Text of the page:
Teaching Resistance: Radicals, Revolutionaries, and Cultural Subversives in the Classroom Edited by John Mink

Writing this review is so surreal. I began reading this book in my 8th grade classroom and am finishing up the review sitting at home after being quarantined indefinitely. The world is at a standstill, and people are fighting for their lives in the first global pandemic in a century. For teachers, traditional pedagogy has been replaced by Zoom meetings, concerned parents, and a constant worry that students have access to basic necessities like food and a safe place to live. The world changed on us very quickly, but teachers (most of the ones I know, at least) are still doing what they can to provide equitable resources to students with compassion and patience. Teaching Resistance is a guide for those of us who are trying our best to create a safe, nurturing space where our students’ needs are met in the least restrictive, most progressive ways. If you are into punk, radical politics, activism, or are looking for a practical, relevant education book that is student-centered and real, skip this review and just go buy it. Better yet, get your school to buy it for you.

Teaching Resistance, edited by Fleshies vocalist and teacher John Mink, collects and expands on entries from MRR’s column of the same name. It includes essays from educators, writers, and students all across the world (particularly interesting are the insights given into politically/culturally repressive areas like Palestine, Serbia, Bible Belt America, and even prison). It also has engaging interviews with radical teachers, including punk lifers like Alice Bag and Martin Sorrondeguy (Los Crudos, Limp Wrist).

Although the perspectives are varied, the common threads that bind many of the pieces together are much like punk itself at its best: classrooms need to be anti-racist, anti-authoritarian, culturally relevant safe spaces where students and teachers feel comfortable to exchange ideas and work together to grow and learn. In these reflective essays, educators write about how their time spent in DIY punk enabled them to reach kids of all backgrounds. The techniques range from simple listening and caring to fighting forces that would threaten their safety. In his essay “Cops Out of Our Schools,” Mink expresses this by saying, “It has been shown, time and time again that teachers who are genuinely dedicated to the core (non-institutional) philosophies of their profession can, through radically innovative practices and active subversion of the institutional aspects of their jobs, play a major role in helping empower their students to take greater control over their own lives and potentially become catalysts for effective real structural-social change.” I can’t think of a better mission statement for modern teachers.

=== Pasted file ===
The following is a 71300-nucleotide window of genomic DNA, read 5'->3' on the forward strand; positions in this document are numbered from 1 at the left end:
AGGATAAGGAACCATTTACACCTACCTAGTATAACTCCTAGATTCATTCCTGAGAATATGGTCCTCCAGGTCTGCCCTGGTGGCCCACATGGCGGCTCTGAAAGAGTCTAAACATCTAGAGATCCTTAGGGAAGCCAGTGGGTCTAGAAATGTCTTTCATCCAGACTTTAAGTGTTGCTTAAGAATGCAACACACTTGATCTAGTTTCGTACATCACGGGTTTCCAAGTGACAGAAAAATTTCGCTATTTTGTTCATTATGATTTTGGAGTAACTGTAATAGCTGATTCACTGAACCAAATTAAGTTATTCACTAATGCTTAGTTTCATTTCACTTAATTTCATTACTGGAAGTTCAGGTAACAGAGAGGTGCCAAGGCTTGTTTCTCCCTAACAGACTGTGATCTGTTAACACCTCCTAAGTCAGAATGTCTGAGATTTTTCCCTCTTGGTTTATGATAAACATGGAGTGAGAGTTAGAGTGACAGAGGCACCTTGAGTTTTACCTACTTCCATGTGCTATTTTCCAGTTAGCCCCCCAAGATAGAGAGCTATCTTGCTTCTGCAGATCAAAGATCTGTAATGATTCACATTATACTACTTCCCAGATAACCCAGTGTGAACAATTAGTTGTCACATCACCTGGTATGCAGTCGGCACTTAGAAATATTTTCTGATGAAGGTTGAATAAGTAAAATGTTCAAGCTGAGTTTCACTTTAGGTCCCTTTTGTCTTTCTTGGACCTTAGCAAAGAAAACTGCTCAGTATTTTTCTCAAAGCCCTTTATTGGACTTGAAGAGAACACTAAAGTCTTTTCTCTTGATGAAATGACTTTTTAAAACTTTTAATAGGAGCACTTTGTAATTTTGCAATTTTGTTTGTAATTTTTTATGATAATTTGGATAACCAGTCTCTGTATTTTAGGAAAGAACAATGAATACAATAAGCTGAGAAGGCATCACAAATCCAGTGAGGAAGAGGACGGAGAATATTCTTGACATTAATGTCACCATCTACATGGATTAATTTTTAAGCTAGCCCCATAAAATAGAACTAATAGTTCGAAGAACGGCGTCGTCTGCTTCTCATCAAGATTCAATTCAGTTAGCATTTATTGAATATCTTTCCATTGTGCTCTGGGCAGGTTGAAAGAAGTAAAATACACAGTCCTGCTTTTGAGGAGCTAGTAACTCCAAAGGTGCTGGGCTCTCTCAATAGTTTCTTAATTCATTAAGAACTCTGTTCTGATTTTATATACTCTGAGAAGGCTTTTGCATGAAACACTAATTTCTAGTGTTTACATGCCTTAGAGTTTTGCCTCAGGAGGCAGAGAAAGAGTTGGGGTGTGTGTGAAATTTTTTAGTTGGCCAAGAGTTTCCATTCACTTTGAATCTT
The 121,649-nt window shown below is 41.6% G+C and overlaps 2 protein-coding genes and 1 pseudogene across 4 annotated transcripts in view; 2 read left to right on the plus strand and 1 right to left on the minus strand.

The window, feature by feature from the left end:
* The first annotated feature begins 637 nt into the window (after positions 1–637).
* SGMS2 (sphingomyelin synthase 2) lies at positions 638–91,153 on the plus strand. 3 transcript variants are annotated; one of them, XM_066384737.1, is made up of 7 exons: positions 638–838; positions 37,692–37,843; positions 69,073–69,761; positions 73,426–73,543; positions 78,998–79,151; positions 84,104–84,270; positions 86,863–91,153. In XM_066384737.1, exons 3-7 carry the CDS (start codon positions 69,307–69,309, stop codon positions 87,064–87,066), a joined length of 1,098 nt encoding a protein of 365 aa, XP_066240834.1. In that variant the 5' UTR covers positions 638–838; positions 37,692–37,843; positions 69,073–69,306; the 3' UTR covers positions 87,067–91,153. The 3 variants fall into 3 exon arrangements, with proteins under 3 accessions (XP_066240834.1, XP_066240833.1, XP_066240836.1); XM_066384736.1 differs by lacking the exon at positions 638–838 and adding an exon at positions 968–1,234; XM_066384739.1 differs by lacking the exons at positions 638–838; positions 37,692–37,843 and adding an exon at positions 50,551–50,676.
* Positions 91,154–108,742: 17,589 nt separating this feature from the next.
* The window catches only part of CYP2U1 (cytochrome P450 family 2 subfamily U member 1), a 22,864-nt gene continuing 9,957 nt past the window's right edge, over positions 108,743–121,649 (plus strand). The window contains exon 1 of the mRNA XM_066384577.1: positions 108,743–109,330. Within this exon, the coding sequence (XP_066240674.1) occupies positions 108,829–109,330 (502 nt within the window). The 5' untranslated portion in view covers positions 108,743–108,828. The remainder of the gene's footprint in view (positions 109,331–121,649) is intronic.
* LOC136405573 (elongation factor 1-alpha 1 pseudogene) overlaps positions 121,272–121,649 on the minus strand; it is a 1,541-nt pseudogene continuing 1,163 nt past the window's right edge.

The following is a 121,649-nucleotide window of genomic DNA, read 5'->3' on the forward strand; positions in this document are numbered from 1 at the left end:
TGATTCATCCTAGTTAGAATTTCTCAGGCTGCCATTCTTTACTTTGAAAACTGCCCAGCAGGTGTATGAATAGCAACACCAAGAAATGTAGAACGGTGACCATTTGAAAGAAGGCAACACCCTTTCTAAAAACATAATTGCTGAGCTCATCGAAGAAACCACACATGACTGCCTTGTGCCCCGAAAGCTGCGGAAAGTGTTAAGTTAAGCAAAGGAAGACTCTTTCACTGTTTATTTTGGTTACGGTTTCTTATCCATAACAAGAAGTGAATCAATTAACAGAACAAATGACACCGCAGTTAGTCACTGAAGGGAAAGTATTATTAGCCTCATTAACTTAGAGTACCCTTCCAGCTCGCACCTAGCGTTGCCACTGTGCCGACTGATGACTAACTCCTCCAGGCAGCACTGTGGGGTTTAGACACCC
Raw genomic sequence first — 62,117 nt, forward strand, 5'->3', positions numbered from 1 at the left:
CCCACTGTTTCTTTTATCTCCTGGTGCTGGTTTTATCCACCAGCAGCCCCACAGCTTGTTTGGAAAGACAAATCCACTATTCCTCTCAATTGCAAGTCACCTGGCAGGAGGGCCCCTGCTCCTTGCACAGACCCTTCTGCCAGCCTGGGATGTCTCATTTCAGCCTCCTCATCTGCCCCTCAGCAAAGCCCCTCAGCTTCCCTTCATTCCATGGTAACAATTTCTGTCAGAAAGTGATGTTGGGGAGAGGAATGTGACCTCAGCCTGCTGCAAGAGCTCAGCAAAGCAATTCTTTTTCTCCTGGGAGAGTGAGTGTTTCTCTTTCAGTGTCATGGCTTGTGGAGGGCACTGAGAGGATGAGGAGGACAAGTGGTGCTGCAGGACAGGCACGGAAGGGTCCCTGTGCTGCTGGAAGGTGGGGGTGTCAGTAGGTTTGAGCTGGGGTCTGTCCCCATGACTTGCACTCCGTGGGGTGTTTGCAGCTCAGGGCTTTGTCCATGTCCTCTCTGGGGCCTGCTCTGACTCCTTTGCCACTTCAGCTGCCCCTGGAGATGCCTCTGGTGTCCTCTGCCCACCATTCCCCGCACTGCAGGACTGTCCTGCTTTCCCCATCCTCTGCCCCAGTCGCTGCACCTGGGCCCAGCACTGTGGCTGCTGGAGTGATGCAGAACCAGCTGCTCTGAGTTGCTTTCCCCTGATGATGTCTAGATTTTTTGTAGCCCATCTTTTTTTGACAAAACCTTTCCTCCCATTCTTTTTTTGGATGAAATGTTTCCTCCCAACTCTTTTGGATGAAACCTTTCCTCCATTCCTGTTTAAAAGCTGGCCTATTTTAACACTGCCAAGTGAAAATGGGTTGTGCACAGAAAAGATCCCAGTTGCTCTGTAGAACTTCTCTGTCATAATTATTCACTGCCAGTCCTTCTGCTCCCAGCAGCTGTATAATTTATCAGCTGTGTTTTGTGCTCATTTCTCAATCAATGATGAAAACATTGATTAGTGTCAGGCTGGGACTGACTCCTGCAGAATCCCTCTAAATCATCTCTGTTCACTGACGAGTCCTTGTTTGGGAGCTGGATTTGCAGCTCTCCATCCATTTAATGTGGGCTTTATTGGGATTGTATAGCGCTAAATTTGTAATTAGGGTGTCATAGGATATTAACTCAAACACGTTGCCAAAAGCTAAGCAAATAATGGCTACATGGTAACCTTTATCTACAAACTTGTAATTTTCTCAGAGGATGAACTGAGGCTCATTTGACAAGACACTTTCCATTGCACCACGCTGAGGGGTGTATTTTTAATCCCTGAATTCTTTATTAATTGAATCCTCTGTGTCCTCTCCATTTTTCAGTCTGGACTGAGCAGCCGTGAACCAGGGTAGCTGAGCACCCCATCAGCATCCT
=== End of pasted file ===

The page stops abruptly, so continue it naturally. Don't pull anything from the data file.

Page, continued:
These accounts show the dedication many radical teachers have for their students and the sacred space of a peaceful, open learning environment. The chapter by dwayne dixon (the lowercase letters are intentional), a professor at the University of North Carolina, details how he confronted armed far-right agitators who were marching to protect a campus Confederate soldier statue right outside his classroom window. (Side note: a happy surprise for me was when one of my 8th grade students described her summer experience pulling down this controversial symbol of white supremacy). Similarly, there is a powerful essay describing how leftist and Antifa groups combatted Neo-Nazi riots right across from Berkeley High School. I don’t have to elaborate on how concerning the growing trends of conservatism, fascism, and anti-intellectualism are, but the reports from the front lines, as it were, show powerful people standing up and demonstrating what activism can accomplish.

Among the issues addressed in this collection that are of particular interest to me are ways of working with students who often “fall between the cracks” in the traditional public school structure. I am fortunate enough to work in a public creative arts magnet school that has a very diverse population, both racially and economically, and has a relatively large number of LGBTQIA+ students. I sympathize with students and teachers who have to spend time in places that are not accepting or equipped to best meet their needs. Chapters on reaching out to kids who have experienced trauma, working with the children of immigrants (Sorrendeguy’s lengthy interview was particularly insightful here, as was Bag’s, where she advocated for students learning in their first language), students who have physical and learning disabilities, and those who are not neuro-typical are so relevant and rare in standard educational texts, and I appreciate their inclusion and perspectives very much.

This is an excellent collection that I can’t recommend enough if you teach in any capacity. It is compassionate, thoughtful, and authentic. You never know who will walk through your classroom door, but it is your duty and privilege to connect to them and share ideas. In his interview, Sorrendeguy says, “I think that is how I think of education in general. It can really make that impact on somebody. My friends in Southern California used to talk about huellas; leaving fingerprints. We leave fingerprints everywhere. It’s like when people talk about a ripple effect. You’re leaving a mark, and you may walk away and go on in life, and you don’t even realize the fucking impact you made